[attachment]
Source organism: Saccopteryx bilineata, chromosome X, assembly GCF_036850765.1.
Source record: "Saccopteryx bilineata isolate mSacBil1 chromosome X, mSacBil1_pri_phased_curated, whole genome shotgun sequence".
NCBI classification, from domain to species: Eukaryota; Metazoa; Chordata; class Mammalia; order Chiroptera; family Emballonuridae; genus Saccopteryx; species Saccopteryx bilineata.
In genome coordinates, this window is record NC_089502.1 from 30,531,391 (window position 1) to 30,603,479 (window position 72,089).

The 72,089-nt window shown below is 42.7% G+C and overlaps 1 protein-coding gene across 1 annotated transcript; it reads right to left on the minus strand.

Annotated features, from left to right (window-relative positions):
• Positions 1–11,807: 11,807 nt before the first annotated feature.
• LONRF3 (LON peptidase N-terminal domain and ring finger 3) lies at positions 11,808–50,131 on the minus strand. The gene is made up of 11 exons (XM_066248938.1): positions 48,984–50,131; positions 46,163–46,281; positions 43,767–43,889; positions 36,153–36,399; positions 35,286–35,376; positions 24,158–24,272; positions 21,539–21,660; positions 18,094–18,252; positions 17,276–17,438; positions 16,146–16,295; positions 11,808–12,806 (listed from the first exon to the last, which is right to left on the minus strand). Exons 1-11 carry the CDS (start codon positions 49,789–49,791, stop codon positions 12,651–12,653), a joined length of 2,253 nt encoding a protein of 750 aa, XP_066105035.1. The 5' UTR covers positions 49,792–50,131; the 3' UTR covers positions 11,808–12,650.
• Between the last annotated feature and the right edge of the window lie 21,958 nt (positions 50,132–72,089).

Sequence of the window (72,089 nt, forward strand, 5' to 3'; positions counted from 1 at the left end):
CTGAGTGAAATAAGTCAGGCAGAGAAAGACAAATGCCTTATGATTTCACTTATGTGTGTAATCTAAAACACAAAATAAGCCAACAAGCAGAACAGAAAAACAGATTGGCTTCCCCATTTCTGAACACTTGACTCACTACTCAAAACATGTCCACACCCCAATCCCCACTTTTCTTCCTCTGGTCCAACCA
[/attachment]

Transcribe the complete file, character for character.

Source organism: Saccopteryx bilineata, chromosome X, assembly GCF_036850765.1.
Source record: "Saccopteryx bilineata isolate mSacBil1 chromosome X, mSacBil1_pri_phased_curated, whole genome shotgun sequence".
NCBI classification, from domain to species: Eukaryota; Metazoa; Chordata; class Mammalia; order Chiroptera; family Emballonuridae; genus Saccopteryx; species Saccopteryx bilineata.
In genome coordinates, this window is record NC_089502.1 from 30,531,391 (window position 1) to 30,603,479 (window position 72,089).

The 72,089-nt window shown below is 42.7% G+C and overlaps 1 protein-coding gene across 1 annotated transcript; it reads right to left on the minus strand.

Annotated features, from left to right (window-relative positions):
• Positions 1–11,807: 11,807 nt before the first annotated feature.
• LONRF3 (LON peptidase N-terminal domain and ring finger 3) lies at positions 11,808–50,131 on the minus strand. The gene is made up of 11 exons (XM_066248938.1): positions 48,984–50,131; positions 46,163–46,281; positions 43,767–43,889; positions 36,153–36,399; positions 35,286–35,376; positions 24,158–24,272; positions 21,539–21,660; positions 18,094–18,252; positions 17,276–17,438; positions 16,146–16,295; positions 11,808–12,806 (listed from the first exon to the last, which is right to left on the minus strand). Exons 1-11 carry the CDS (start codon positions 49,789–49,791, stop codon positions 12,651–12,653), a joined length of 2,253 nt encoding a protein of 750 aa, XP_066105035.1. The 5' UTR covers positions 49,792–50,131; the 3' UTR covers positions 11,808–12,650.
• Between the last annotated feature and the right edge of the window lie 21,958 nt (positions 50,132–72,089).

Sequence of the window (72,089 nt, forward strand, 5' to 3'; positions counted from 1 at the left end):
CTGAGTGAAATAAGTCAGGCAGAGAAAGACAAATGCCTTATGATTTCACTTATGTGTGTAATCTAAAACACAAAATAAGCCAACAAGCAGAACAGAAAAACAGATTGGCTTCCCCATTTCTGAACACTTGACTCACTACTCAAAACATGTCCACACCCCAATCCCCACTTTTCTTCCTCTGGTCCAACCA